Discussion Board

Topic: Quantum Biology

From: Michael Ronayne
Location: Nutley, New Jersey
Date: 12/10/2006


A recent research paper by Sean C. Lema and Gabrielle A. Nevitt suggests that some species of the desert pupfish are morphologically plastic and may exist in several forms depending on environmental factors such as temperature, water conditions and food availability. The paper is available here:

"Testing an ecophysiological mechanism of morphological plasticity in pupfish and its relevance to conservation efforts for endangered Devils Hole pupfish"
Sean C. Lema and Gabrielle A. Nevitt
J. Exp. Biol. 2006 209: 3499-3509.

Additional information can be found at the following web pages:

"Extreme environment changes fish appearance"


If environmental factors can cause the Amargosa River pupfish (Cyprinodon nevadensis amargosae) to morph into a facsimile of the Devils Hole pupfish (Cyprinodon diabolis) and visa versa, an obvious question is: are the two species unique or are they two morphological manifestations of the same species? Are there other species which will do the same thing?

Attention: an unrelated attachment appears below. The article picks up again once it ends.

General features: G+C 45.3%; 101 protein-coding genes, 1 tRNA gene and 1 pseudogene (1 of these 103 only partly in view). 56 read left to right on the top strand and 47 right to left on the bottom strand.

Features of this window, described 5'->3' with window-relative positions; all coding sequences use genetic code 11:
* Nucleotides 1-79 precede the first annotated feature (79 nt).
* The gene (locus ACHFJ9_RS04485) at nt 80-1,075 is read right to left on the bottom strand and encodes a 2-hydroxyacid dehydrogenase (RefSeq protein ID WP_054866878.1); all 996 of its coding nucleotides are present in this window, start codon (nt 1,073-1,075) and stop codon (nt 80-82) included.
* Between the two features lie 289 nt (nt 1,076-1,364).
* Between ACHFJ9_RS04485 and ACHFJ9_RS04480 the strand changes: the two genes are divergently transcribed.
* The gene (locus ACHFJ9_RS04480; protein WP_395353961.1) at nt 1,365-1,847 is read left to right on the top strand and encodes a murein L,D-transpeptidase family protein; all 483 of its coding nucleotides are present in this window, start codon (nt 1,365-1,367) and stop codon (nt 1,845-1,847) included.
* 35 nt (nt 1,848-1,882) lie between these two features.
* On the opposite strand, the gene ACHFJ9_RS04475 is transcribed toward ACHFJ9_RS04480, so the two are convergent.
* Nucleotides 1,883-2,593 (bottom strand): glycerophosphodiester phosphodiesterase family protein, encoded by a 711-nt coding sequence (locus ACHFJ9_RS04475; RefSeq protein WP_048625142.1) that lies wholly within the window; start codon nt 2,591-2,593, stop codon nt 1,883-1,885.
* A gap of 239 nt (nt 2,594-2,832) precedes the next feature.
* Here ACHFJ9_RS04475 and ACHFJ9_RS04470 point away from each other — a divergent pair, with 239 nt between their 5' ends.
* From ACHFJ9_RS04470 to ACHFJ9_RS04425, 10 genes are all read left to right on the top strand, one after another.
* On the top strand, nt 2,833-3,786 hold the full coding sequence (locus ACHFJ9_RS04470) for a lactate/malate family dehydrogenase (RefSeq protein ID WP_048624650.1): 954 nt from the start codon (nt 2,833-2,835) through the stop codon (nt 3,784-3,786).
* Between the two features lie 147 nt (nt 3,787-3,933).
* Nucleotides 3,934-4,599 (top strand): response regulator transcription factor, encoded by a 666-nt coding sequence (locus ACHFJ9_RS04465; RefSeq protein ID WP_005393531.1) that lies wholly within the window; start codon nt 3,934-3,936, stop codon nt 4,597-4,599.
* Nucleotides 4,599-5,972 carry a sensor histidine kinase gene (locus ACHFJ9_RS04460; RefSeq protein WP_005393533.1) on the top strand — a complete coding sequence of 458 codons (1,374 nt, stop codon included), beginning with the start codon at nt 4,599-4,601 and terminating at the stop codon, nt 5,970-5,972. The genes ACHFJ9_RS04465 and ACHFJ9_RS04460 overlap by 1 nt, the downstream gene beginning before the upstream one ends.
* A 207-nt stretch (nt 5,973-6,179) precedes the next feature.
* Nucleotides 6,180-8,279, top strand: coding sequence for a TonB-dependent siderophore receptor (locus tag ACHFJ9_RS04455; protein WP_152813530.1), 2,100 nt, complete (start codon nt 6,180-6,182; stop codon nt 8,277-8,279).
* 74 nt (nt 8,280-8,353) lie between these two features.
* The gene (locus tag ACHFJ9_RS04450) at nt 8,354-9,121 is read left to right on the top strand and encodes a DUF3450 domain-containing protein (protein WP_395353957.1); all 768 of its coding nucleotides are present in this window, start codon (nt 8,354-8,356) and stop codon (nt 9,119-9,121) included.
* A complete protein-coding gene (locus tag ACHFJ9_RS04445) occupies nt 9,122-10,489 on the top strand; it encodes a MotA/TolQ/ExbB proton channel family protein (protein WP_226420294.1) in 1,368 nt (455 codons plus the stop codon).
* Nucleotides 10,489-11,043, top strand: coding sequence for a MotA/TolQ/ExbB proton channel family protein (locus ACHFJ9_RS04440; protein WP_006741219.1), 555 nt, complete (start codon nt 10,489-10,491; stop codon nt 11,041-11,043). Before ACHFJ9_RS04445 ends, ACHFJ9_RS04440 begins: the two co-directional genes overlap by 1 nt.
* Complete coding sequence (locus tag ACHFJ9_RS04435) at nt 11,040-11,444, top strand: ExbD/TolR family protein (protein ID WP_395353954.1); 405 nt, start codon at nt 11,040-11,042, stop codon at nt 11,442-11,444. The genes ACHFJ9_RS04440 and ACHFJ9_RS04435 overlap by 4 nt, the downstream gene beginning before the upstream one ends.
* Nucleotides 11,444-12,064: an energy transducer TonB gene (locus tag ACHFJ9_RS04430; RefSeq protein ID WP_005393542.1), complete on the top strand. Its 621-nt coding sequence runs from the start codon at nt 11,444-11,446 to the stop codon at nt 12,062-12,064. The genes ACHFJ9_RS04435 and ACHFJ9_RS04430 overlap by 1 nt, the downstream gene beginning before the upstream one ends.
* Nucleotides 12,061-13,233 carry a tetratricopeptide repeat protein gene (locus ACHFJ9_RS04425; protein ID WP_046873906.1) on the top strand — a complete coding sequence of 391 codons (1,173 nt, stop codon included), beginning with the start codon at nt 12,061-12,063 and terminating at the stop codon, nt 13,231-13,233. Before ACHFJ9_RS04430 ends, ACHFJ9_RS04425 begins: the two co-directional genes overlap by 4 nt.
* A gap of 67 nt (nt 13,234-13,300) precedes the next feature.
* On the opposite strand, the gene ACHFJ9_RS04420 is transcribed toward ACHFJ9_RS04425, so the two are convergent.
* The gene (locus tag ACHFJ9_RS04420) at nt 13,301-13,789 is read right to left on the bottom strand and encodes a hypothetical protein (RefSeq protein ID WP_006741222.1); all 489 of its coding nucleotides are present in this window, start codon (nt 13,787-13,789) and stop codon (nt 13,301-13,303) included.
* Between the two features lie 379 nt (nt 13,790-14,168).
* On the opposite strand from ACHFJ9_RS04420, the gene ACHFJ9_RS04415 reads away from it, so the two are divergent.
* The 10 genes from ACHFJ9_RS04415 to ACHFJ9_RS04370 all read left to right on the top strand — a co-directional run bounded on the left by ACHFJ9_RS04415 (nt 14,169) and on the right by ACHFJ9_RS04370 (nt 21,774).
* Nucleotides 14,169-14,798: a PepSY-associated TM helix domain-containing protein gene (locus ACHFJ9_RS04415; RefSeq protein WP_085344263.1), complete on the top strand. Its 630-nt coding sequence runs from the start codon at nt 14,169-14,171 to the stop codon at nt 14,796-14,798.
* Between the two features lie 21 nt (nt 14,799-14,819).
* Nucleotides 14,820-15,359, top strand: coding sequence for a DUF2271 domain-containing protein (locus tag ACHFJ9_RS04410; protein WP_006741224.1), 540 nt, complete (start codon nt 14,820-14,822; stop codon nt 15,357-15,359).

This is almost quantum biology, where one species can exist in two states depending on environmental factors. I am not sure that I would call this quantum evolution as the genetic coding for both forms is already present in the genome. This reminds me of the stories written by Hal Clement such as Cycle of Fire.

Michael Ronayne
Nutley, New Jersey

p.s. I have the PDF if you want a copy.

Re: Quantum Biology

From: Greg Bear
Date: 12/11/2006

Many thanks, Michael! This is very interesting work indeed. We know about genetic plasticity in bacteria--and there have been strong hints in metazoans--multi-celled organisms. Plasticity in vertebrates might also be reflected in Lake Victoria cichlids, and is likely to be much more widespread than conventional thinking would lead us to believe. We respond to our environment in almost every other way imaginable--why not genetically? The mechanisms that could facilitate such change are being revealed right now. Epigenesis--the switching on or off of genes--is just one potential technique for phylogenetic change. Genes, as it turns out, are a small part of the information and "learned responses" encoded in DNA!

These pupfish, by the way, live close to my favorite desert town, Shoshone, California--and not far from the volcanic outcrop where I set the beginning of my novel, THE FORGE OF GOD.

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